The combined economic, political, media and psychological power and hegemony of these four groups of perpetrators constitute the self-reinforcing and completely uncritical and totalitarian system that Mussolini dreamed of – it was labelled Fascism but he called it Corporatism. Its task is to completely subjugate and control the populace, to brainwash them so completely that there is no opposition, no dissent, just a perpetual machine of unthinking monolithic human production and consumption.
Through its political messages, its advertising, its scare tactics, its lies, its withholding of information, its theft and violence, its indoctrination, its creation of false choices and false rewards, it keeps us in its thrall, disconnected. Each of us an obedient part of the system.
But what is this “system”? Can it really control us that effectively in this world where often-conflicting information and ideas are ubiquitous and free? And why would so many people – not just psychopaths like Mussolini – willingly become perpetrators of such a system?
The progressive-liberal worldview holds that we are all, at heart, innocent and good. Surely, then, the perpetrators of this terrible, unsustainable, teetering system had the best of intentions? They must have meant well, didn’t they?
This worldview also holds that getting angry isn’t the answer; that we need to appeal to people rationally, with the facts. The truth, we believe, cannot long be suppressed, and when people learn it, they will, if this system is so bad and brutal, instinctively work to dismantle it and replace it with one in the common good, a truly democratic system.
Harvard psychologist Daniel Gilbert, author of the book Stumbling on Happiness, provides some clues on why this doesn’t happen. Our large brains, he argues, have made us too smart for our own good. Our brains can now construct their own reality, completely disconnected from ‘real’ reality, and live happily in that illusory place, in effect mistaking it for ‘real’ reality. And, as Eckhart Tolle has explained, an unintended consequence of the evolution of our complex brains is that we now have an ego, capable of inventing and believing stories that provoke negative emotional responses which in turn produce in our heads other stories. This vicious cycle of negative intellectual and emotional activity in our brains, disconnected from what is really happening here, now, has made us all mentally ill.
So two paradoxical consequences of our large brains are that (i) we can be fooled and emotionally manipulated by misinformation in a way no other creature can, and (ii) even if we are one of the perpetrators of this misinformation, we can fool ourselves into believing it, especially if that belief is reinforced by others who credulously accept the same beliefs.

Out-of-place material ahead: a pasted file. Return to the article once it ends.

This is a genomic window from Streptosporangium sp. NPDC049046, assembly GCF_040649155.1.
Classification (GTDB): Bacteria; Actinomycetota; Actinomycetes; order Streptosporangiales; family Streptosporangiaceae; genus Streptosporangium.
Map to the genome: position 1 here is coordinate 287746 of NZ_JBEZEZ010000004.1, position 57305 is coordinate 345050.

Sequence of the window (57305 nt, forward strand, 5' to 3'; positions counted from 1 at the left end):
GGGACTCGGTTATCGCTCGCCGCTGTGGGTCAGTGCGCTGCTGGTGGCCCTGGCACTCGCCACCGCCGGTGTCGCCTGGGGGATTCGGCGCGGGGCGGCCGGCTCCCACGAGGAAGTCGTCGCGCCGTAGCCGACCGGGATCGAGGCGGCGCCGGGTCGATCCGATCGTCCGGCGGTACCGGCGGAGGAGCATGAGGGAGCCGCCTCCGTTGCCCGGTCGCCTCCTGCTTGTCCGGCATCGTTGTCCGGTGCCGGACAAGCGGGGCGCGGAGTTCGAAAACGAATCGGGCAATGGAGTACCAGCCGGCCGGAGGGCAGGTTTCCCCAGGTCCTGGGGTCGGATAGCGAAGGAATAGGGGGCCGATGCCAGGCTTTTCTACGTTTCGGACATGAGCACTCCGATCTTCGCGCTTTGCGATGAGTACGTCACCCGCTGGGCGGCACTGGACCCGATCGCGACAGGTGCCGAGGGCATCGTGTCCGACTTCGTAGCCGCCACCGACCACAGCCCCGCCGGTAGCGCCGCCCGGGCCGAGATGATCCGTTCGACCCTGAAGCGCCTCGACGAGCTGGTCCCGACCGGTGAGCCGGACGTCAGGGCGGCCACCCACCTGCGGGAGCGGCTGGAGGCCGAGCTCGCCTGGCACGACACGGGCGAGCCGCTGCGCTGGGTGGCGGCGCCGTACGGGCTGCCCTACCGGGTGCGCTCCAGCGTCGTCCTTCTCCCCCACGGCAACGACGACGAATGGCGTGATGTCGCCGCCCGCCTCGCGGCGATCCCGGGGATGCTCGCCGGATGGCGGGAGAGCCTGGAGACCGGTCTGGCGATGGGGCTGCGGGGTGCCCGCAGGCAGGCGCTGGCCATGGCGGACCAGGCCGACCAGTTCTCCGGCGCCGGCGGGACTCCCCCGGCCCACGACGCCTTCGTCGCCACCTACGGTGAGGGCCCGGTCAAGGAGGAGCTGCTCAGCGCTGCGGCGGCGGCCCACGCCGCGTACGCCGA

Despite all of this, despite the fact that we are all in a sense perpetrators, all so disconnected and confounded by our egos and the imaginary realities our brains have invented that we don’t ‘really’ know what is real or what we are doing, Keith is correct about what must be done: We must act to dismantle industrial civilization. But how can we do that when we are so hobbled, so handicapped, so caught up in this vicious system of our own making?
First, we have to inform ourselves about what is really happening (by reading and studying thoroughly and by thinking critically and challenging everything) and what our ‘real’ options are (by studying history and reading both fiction and radical non-fiction). Second, we have to get angry enough at the system that is killing us all (it doesn’t much matter who the perpetrators are, or if we are ourselves perpetrators or complicit) to shake ourselves out of our passivity and unawareness and act. Third, we need to influence and educate others. Fourth, we need to become models, finding radically alternative ways to live and modelling those behaviours. And fifth, we need to reskill ourselves to facilitate both the work we must do to dismantle industrial civilization, and the capacity to live good lives during and after civilization’s collapse.
This is a tall order. The first step towards well-being is to appreciate the challenge we face, and the first step to doing that is to understand the Tools of Disconnection and how they keep us cowed, and dependent.
1) Reward Us for Being Good Consumers
It is fairly easy to make civilized people happy, or at least give people the sense they are happy; they just have to be primed in the right way. What is key to creating this malleable state of mind is making people believe from a very early age that “happiness” is something far more superficial than having a deep and genuine state of contentment and well-being. The marketing of consumer goods and services (“experiences”) taps into the desire for happiness through colourful and positive images reflecting enjoyment of whatever is being marketed; this is compounded by continual messaging through the mass media that consumption in general is a “good thing”, and the consumption of anything new and fashionable is likely to lead to improvement in our quality of life. This powerful message is easily transferred to the next generation via parents and peers who are already primed.